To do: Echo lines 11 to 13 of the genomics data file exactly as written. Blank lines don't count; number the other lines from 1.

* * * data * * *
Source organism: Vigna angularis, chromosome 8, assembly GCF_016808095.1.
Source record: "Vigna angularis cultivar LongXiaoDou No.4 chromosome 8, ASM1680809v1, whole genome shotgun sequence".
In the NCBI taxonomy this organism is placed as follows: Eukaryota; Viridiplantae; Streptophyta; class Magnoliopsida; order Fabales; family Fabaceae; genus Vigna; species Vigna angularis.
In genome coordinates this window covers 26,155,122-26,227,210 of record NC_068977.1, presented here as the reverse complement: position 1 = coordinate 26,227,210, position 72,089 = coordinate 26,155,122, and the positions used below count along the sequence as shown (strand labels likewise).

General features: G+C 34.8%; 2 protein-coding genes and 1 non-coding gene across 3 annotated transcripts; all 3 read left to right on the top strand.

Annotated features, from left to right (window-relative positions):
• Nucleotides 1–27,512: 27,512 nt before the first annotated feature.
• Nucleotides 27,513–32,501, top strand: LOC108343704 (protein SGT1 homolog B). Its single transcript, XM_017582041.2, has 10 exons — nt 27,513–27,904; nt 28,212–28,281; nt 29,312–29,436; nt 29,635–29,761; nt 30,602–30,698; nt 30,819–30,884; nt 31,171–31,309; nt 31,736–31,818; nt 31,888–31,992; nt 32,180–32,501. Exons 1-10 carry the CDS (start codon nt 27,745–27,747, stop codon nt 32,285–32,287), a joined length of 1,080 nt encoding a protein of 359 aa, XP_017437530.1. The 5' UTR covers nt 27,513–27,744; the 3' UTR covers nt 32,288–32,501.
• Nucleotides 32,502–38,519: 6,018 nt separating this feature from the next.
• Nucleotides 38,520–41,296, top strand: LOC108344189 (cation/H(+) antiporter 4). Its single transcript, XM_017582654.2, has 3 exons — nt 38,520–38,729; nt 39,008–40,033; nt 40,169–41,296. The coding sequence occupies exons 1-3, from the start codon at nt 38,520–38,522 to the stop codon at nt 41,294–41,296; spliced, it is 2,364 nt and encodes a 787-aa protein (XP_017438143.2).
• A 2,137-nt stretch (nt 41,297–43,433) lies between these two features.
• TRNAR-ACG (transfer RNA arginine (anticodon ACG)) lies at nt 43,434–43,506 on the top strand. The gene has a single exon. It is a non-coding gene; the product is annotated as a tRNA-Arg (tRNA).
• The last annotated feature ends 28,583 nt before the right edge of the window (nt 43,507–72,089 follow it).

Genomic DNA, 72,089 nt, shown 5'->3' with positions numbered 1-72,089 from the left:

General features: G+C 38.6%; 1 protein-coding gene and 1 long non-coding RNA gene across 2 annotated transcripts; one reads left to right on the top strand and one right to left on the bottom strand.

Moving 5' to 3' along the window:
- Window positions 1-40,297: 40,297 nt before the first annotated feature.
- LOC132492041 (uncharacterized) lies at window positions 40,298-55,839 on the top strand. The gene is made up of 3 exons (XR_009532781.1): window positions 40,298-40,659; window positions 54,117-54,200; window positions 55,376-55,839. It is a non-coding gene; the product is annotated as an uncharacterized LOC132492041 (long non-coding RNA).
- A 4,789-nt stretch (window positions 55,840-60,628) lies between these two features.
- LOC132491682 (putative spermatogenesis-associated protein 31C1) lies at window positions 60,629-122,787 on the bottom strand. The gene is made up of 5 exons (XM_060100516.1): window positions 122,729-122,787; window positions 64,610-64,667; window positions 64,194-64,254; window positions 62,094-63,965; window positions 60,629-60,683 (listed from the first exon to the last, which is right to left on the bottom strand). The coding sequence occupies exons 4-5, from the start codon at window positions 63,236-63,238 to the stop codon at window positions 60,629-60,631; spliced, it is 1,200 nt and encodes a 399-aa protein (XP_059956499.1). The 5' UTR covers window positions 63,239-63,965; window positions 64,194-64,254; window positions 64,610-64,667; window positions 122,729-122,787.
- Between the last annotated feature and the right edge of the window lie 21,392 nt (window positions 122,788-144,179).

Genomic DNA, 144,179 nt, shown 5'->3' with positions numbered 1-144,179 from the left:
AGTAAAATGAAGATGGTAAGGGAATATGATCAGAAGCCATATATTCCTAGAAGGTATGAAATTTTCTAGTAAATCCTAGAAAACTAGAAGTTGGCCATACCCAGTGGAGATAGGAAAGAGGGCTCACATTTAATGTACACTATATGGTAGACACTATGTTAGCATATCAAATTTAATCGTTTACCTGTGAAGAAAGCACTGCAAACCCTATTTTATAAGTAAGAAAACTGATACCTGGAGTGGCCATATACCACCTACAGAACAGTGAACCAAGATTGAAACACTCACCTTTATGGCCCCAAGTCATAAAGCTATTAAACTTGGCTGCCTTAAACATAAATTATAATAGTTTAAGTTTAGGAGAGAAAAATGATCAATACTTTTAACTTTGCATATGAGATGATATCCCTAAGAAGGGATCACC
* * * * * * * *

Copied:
• A 2,137-nt stretch (nt 41,297–43,433) lies between these two features.
• TRNAR-ACG (transfer RNA arginine (anticodon ACG)) lies at nt 43,434–43,506 on the top strand. The gene has a single exon. It is a non-coding gene; the product is annotated as a tRNA-Arg (tRNA).
• The last annotated feature ends 28,583 nt before the right edge of the window (nt 43,507–72,089 follow it).